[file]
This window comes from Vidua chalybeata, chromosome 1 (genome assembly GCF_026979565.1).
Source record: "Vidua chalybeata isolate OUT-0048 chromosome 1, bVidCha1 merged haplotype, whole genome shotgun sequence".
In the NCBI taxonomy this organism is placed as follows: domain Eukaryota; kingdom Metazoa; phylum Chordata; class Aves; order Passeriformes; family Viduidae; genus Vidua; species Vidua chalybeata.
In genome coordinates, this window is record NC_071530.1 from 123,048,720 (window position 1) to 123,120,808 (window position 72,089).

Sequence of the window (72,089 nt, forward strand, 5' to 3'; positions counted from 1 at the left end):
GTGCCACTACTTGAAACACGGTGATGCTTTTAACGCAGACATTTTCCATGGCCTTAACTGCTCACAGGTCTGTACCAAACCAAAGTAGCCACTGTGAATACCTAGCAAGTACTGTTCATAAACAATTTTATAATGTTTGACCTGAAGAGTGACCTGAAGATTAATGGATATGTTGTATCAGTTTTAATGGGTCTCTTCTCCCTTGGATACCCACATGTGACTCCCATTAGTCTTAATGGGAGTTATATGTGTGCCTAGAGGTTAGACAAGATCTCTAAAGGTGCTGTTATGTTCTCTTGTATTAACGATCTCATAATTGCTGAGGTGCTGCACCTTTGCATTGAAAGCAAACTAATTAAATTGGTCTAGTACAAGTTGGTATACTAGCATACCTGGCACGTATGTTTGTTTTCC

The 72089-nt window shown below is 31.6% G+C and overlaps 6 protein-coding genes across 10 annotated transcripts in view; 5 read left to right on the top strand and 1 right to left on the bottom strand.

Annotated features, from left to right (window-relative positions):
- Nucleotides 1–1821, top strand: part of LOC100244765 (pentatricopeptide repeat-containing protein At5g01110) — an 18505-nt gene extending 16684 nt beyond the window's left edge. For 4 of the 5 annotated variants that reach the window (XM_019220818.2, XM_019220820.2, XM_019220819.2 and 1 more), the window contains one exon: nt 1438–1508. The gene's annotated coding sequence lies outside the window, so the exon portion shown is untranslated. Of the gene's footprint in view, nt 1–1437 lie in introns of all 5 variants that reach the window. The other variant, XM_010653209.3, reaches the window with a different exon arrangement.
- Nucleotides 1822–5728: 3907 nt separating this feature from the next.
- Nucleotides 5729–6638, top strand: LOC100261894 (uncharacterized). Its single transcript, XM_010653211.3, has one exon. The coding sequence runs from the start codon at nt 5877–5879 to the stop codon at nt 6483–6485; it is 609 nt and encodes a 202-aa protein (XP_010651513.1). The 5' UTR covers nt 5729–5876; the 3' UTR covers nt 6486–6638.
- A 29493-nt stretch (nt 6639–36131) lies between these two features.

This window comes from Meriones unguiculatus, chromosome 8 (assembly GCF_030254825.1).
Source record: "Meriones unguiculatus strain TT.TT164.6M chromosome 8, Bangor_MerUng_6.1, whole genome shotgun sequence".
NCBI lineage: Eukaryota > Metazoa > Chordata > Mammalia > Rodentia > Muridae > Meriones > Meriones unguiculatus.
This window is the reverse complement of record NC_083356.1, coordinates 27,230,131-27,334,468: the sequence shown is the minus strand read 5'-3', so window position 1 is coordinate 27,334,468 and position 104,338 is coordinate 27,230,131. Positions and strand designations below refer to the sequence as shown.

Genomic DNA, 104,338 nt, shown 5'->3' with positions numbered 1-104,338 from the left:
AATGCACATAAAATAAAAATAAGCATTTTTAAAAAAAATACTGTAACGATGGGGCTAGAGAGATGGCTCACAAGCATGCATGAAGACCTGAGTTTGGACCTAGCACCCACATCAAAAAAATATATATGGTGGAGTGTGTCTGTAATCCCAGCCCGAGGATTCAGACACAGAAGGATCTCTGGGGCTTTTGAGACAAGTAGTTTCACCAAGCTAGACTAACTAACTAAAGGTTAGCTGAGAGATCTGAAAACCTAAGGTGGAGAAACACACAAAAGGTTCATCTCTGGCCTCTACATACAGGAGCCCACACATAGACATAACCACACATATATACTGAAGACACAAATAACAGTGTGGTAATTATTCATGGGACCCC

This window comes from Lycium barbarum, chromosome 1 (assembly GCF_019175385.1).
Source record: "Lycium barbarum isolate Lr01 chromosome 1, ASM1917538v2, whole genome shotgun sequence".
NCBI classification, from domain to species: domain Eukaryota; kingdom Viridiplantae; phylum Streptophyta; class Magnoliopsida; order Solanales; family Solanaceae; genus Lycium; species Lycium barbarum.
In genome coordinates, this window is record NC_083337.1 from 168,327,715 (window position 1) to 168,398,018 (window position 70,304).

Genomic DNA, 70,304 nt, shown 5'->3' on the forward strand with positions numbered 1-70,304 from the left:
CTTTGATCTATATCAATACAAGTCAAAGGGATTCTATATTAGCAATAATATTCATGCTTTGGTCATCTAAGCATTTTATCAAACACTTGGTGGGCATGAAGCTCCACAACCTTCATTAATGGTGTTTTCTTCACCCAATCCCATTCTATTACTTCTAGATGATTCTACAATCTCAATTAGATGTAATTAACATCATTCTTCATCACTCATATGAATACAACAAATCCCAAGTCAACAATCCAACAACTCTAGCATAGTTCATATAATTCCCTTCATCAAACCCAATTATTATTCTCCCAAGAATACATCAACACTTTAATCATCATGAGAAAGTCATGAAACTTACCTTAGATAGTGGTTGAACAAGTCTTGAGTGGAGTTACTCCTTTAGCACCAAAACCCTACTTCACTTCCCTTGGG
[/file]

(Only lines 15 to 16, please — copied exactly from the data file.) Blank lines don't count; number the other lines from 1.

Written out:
NCBI lineage: Eukaryota > Metazoa > Chordata > Mammalia > Rodentia > Muridae > Meriones > Meriones unguiculatus.
This window is the reverse complement of record NC_083356.1, coordinates 27,230,131-27,334,468: the sequence shown is the minus strand read 5'-3', so window position 1 is coordinate 27,334,468 and position 104,338 is coordinate 27,230,131. Positions and strand designations below refer to the sequence as shown.